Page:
On a chilly and breezy Friday afternoon, cadets of the Richmond Hill High School Junior Reserve Officer Training Corps practiced their drill routines. Rifles twirled in the air and medals gleamed in the sun.
The cadets practiced the precise drills which brought home a sweeping win at JROTC state competition on March 24 at Fort Gordon.
Cadet Major Carmen Camacho and Cadet Major William Welzer command the Wildcats JROTC Battalion Drill Team.
They were a part of the group which visited Fort Gordon and brought back four first place trophies and one third place finish.
Approximately 75 RHHS cadets went to the competition and over 1,000 cadets from all over Georgia competed at Fort Gordon.
Camacho and Welzer have been with the JROTC program for four years. Both said they joined the program to overcome shyness.
Camacho said JROTC has given her important tools, which she will be able to take with far beyond high-school and college — skills like organization, discipline and leadership.
But friendship and teamwork are a very important part of the program as well, the cadets said.
The JROTC program is overseen by retired Lieutenant Colonel Rob Rooker and retired Sergeant Major Robert Bradley, but it is led by the students themselves.
“The mission of the program is to teach cadets to be better citizens. It is not there to recruit, but to create a better understanding of the military,” Welzer explained.
Cadets are given the opportunity to work in various positions during their time JROTC, and Camacho and Welzer are both teachers and mentors in the Richmond Hill program.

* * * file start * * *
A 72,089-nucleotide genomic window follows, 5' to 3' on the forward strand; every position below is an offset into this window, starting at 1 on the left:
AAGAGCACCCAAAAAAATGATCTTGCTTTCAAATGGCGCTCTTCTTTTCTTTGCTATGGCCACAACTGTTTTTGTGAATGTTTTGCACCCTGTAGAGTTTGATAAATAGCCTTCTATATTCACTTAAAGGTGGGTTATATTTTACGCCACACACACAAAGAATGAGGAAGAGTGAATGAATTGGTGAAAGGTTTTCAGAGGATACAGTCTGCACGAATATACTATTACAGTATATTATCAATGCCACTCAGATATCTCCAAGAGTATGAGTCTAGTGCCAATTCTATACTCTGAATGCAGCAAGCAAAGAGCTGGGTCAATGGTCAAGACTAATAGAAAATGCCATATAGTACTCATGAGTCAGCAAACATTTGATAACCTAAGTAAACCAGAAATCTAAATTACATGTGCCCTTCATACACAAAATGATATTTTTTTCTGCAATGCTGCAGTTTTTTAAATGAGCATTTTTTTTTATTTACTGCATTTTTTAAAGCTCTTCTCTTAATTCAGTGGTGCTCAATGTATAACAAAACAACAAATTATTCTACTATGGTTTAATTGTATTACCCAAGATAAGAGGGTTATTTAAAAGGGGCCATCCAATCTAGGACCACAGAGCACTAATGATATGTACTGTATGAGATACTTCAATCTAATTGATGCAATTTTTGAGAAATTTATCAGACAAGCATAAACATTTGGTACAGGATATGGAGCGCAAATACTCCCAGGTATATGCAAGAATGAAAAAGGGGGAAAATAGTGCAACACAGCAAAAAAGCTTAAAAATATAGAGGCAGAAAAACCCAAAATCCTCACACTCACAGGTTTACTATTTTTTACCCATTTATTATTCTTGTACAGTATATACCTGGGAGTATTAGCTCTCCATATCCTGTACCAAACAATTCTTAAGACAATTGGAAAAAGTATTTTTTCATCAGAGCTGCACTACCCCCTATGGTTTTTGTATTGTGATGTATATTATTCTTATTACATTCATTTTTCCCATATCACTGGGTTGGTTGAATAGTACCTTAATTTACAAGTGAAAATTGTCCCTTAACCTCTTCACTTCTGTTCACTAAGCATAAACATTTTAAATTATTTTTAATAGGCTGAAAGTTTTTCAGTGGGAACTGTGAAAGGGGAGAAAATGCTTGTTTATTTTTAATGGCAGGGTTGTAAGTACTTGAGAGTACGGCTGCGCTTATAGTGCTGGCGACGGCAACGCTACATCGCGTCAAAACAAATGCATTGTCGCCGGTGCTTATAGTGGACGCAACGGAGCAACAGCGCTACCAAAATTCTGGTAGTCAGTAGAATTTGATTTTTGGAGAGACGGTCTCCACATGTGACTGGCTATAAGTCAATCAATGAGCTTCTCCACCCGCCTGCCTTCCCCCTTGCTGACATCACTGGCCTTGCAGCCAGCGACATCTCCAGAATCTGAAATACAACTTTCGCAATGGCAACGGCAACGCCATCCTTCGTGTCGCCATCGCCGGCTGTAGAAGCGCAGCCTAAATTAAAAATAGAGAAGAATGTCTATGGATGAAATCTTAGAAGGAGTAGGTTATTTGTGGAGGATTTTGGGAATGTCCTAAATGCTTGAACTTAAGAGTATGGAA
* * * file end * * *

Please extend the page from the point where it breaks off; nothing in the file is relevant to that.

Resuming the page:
Last semester, Camacho worked in Operations and Planning (S3), which is responsible for organizing field trips and other events.
Welzer is currently the Battalion’s executive officer, or XO. As such, he is responsible for many things including the organization of the classroom and creating lesson plans for the week.
Not only is JROTC active during the school year, but there are summer camps where Richmond Hill cadets meet cadets from different schools. It is a place to share their experiences and make new connections.
The cadets said that JROTC can help teens find structure as well.
“When things don’t seem like they are going well for you, JROTC is the home a lot of kids can come to,” Welzer said. “It can show them organization, discipline and leadership skills, which they can take out to the real world, and be successful.”